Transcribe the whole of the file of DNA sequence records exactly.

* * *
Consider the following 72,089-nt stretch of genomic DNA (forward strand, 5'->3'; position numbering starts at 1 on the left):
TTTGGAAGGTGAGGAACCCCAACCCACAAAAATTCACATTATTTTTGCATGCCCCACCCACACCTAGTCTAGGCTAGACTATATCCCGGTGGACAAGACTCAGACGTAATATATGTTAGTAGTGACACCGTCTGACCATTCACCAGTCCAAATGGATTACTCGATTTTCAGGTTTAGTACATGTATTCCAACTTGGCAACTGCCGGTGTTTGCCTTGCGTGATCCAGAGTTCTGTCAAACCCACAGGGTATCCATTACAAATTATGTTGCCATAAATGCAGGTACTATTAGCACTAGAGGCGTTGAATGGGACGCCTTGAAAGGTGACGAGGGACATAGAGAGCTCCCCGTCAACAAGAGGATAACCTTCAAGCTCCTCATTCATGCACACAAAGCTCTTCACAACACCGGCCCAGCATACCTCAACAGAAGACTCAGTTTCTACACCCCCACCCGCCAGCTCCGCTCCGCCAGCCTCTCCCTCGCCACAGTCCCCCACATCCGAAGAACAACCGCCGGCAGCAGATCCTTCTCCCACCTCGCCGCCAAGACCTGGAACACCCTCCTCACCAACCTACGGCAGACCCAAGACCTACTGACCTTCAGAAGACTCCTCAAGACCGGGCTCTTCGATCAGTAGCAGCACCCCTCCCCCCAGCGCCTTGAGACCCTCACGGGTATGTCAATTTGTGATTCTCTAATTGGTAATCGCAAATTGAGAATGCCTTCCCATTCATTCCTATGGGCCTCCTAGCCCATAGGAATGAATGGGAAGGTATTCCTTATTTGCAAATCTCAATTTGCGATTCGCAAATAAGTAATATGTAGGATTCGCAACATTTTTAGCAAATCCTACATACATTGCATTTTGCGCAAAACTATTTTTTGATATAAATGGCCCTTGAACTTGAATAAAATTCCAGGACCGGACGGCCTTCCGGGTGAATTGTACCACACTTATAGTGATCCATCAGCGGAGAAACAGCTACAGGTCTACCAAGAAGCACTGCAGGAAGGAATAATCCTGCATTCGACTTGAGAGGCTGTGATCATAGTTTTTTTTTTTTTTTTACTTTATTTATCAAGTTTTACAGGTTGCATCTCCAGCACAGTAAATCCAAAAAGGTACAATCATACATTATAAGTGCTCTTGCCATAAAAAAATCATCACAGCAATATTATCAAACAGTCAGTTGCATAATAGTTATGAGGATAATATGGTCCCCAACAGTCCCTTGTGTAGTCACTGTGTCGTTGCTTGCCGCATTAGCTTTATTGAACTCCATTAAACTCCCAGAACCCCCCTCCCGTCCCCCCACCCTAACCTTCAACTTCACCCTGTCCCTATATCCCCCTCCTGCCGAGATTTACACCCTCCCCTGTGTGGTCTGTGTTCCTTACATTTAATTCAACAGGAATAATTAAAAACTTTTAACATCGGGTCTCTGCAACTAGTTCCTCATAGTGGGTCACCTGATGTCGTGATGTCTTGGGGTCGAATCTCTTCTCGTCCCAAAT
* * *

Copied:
Consider the following 72,089-nt stretch of genomic DNA (forward strand, 5'->3'; position numbering starts at 1 on the left):
TTTGGAAGGTGAGGAACCCCAACCCACAAAAATTCACATTATTTTTGCATGCCCCACCCACACCTAGTCTAGGCTAGACTATATCCCGGTGGACAAGACTCAGACGTAATATATGTTAGTAGTGACACCGTCTGACCATTCACCAGTCCAAATGGATTACTCGATTTTCAGGTTTAGTACATGTATTCCAACTTGGCAACTGCCGGTGTTTGCCTTGCGTGATCCAGAGTTCTGTCAAACCCACAGGGTATCCATTACAAATTATGTTGCCATAAATGCAGGTACTATTAGCACTAGAGGCGTTGAATGGGACGCCTTGAAAGGTGACGAGGGACATAGAGAGCTCCCCGTCAACAAGAGGATAACCTTCAAGCTCCTCATTCATGCACACAAAGCTCTTCACAACACCGGCCCAGCATACCTCAACAGAAGACTCAGTTTCTACACCCCCACCCGCCAGCTCCGCTCCGCCAGCCTCTCCCTCGCCACAGTCCCCCACATCCGAAGAACAACCGCCGGCAGCAGATCCTTCTCCCACCTCGCCGCCAAGACCTGGAACACCCTCCTCACCAACCTACGGCAGACCCAAGACCTACTGACCTTCAGAAGACTCCTCAAGACCGGGCTCTTCGATCAGTAGCAGCACCCCTCCCCCCAGCGCCTTGAGACCCTCACGGGTATGTCAATTTGTGATTCTCTAATTGGTAATCGCAAATTGAGAATGCCTTCCCATTCATTCCTATGGGCCTCCTAGCCCATAGGAATGAATGGGAAGGTATTCCTTATTTGCAAATCTCAATTTGCGATTCGCAAATAAGTAATATGTAGGATTCGCAACATTTTTAGCAAATCCTACATACATTGCATTTTGCGCAAAACTATTTTTTGATATAAATGGCCCTTGAACTTGAATAAAATTCCAGGACCGGACGGCCTTCCGGGTGAATTGTACCACACTTATAGTGATCCATCAGCGGAGAAACAGCTACAGGTCTACCAAGAAGCACTGCAGGAAGGAATAATCCTGCATTCGACTTGAGAGGCTGTGATCATAGTTTTTTTTTTTTTTTTACTTTATTTATCAAGTTTTACAGGTTGCATCTCCAGCACAGTAAATCCAAAAAGGTACAATCATACATTATAAGTGCTCTTGCCATAAAAAAATCATCACAGCAATATTATCAAACAGTCAGTTGCATAATAGTTATGAGGATAATATGGTCCCCAACAGTCCCTTGTGTAGTCACTGTGTCGTTGCTTGCCGCATTAGCTTTATTGAACTCCATTAAACTCCCAGAACCCCCCTCCCGTCCCCCCACCCTAACCTTCAACTTCACCCTGTCCCTATATCCCCCTCCTGCCGAGATTTACACCCTCCCCTGTGTGGTCTGTGTTCCTTACATTTAATTCAACAGGAATAATTAAAAACTTTTAACATCGGGTCTCTGCAACTAGTTCCTCATAGTGGGTCACCTGATGTCGTGATGTCTTGGGGTCGAATCTCTTCTCGTCCCAAAT